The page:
In the tradition of his internationally bestselling In Praise of Slow, and drawing on examples from the most progressive and successful leaders in business, politics, science and society, Carl Honoré brilliantly illuminates why the best way to face our problems might just be to take our time.
If the high-flying fighter pilots of the RAF can own up to their mistakes, why can't the rest of us? Toyota was fantastically good at exposing its failings and correcting them, until it stopped, setting the company up for one of the most spectacular falls from grace in the history of the auto industry. BP couldn't bring itself to apologize for its catastrophic oil spill until the entire Gulf Coast of the United States was bearing the brunt of its technological shortcomings.
Addicted as we might be to the quick fix--pills, crash diets or just diverting attention from things about to go wrong--the quick fix never really works. Trying to solve problems in a hurry, sticking on a plaster when surgery is needed, might deliver temporary relief, but only at the price of storing up worse trouble for later. For those looking for a fix that sticks, The Slow Fix will help us produce solutions in life and work that endure.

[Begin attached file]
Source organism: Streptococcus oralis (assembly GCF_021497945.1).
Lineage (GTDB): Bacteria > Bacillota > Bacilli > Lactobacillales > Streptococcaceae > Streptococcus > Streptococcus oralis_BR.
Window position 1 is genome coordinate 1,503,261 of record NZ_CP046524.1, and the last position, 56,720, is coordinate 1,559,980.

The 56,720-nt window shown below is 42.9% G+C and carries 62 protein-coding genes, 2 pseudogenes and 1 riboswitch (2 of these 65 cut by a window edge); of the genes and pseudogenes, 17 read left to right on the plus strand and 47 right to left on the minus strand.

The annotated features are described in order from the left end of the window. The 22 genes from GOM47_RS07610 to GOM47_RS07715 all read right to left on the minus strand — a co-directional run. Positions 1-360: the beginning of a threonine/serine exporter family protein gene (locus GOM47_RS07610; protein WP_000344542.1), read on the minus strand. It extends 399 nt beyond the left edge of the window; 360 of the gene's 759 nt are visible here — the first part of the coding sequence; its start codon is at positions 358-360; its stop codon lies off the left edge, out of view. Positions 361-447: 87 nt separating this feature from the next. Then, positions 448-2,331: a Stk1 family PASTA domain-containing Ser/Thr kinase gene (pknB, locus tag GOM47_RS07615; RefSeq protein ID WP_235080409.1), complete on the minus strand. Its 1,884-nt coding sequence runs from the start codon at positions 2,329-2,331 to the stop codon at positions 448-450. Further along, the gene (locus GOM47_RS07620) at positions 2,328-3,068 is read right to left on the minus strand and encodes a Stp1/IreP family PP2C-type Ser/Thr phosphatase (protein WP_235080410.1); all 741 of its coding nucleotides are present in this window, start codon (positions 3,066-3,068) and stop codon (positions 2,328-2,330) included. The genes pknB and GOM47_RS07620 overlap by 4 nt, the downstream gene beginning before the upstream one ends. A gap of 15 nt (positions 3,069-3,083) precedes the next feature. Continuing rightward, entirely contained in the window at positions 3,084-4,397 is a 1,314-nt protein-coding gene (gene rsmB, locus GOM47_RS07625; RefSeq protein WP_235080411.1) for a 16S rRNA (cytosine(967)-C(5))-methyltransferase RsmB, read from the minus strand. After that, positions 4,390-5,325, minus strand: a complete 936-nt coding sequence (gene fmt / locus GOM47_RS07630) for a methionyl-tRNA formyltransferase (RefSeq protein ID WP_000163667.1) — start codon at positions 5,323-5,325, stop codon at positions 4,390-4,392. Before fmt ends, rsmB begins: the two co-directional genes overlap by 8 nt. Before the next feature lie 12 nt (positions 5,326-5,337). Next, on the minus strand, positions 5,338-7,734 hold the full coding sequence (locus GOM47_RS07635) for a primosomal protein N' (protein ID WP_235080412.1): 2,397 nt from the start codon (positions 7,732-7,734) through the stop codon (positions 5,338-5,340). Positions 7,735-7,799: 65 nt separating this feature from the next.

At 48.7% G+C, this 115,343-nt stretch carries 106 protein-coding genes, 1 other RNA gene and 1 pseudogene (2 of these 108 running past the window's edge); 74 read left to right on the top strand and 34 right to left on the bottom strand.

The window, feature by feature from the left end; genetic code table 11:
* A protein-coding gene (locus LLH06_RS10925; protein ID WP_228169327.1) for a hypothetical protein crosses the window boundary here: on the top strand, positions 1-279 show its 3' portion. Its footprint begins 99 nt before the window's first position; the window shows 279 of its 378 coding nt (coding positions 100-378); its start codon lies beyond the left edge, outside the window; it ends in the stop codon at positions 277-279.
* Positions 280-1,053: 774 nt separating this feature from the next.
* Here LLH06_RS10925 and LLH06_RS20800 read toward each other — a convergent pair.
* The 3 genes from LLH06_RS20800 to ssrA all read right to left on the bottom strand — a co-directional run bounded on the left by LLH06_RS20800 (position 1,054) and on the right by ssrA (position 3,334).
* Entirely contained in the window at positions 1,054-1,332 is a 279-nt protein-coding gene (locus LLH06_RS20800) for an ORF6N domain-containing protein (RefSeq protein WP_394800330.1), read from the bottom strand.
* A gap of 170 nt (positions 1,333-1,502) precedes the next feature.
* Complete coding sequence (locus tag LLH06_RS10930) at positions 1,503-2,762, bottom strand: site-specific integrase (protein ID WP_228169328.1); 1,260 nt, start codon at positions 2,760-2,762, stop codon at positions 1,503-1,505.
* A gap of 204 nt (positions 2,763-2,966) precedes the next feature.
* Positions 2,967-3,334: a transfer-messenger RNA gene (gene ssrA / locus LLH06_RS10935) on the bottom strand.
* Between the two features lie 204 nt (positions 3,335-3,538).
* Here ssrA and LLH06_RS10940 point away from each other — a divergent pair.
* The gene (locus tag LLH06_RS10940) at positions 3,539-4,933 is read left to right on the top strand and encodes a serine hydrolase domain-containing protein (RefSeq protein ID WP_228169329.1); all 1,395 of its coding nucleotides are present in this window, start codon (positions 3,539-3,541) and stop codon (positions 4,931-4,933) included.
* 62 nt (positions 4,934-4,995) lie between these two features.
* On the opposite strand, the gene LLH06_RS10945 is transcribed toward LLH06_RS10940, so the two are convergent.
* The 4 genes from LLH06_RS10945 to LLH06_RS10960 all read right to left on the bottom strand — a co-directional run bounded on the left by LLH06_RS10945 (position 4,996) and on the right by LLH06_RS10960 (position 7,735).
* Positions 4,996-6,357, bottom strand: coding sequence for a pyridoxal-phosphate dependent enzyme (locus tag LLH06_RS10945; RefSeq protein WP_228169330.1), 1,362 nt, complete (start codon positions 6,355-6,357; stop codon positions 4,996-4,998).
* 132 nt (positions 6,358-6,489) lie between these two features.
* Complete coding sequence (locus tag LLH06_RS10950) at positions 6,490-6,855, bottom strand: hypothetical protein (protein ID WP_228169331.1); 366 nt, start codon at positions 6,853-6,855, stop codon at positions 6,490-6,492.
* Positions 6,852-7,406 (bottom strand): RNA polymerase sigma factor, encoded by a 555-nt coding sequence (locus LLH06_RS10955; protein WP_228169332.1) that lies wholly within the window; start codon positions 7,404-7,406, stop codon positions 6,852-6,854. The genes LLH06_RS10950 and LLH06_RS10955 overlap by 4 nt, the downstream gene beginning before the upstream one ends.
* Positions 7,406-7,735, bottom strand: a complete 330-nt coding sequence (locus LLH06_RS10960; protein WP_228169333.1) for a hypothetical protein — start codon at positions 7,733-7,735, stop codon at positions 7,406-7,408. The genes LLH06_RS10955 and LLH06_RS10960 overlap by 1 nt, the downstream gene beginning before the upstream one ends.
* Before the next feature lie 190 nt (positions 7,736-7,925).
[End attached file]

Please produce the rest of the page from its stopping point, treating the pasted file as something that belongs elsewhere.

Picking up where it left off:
Carl Honoré is a Canadian writer living in London, England. His journalism has appeared in the Globe and Mail, National Post, the Observer and the Economist. His first book, In Praise of Slow, was published in 28 languages and was an international bestseller. The author lives in London, England.
“Mr. Honoré has a winning style and an infectious curiosity about the minutiae of other people’s lives.”
—The Wall Street Journal
“Accessible, lucid and wise, this book should sit in every government and managerial office.”
“With sharp, rhythmic prose, Honoré presents a number of guideposts to effective problem solving supported by intriguing anecdotes…. A feast of stories about people overcoming all manner of obstacles, with the promise of showing us how to better cope with our own struggles.”
—Quill & Quire
“Honoré is a skilled journalist, well aware of the virtues of brevity in relating an anecdote or setting a scene or making a point. The narrative never bogs down.”
“After reading the first six pages of The Slow Fix at my desk, I turned to a coworker and exclaimed, ‘This is so good!’ . . . Honoré’s writing remains engaging throughout, with careful attention to the people and places that populate his examples of successful slow fixes.”
—Jack Covert, President of 800-CEO-READ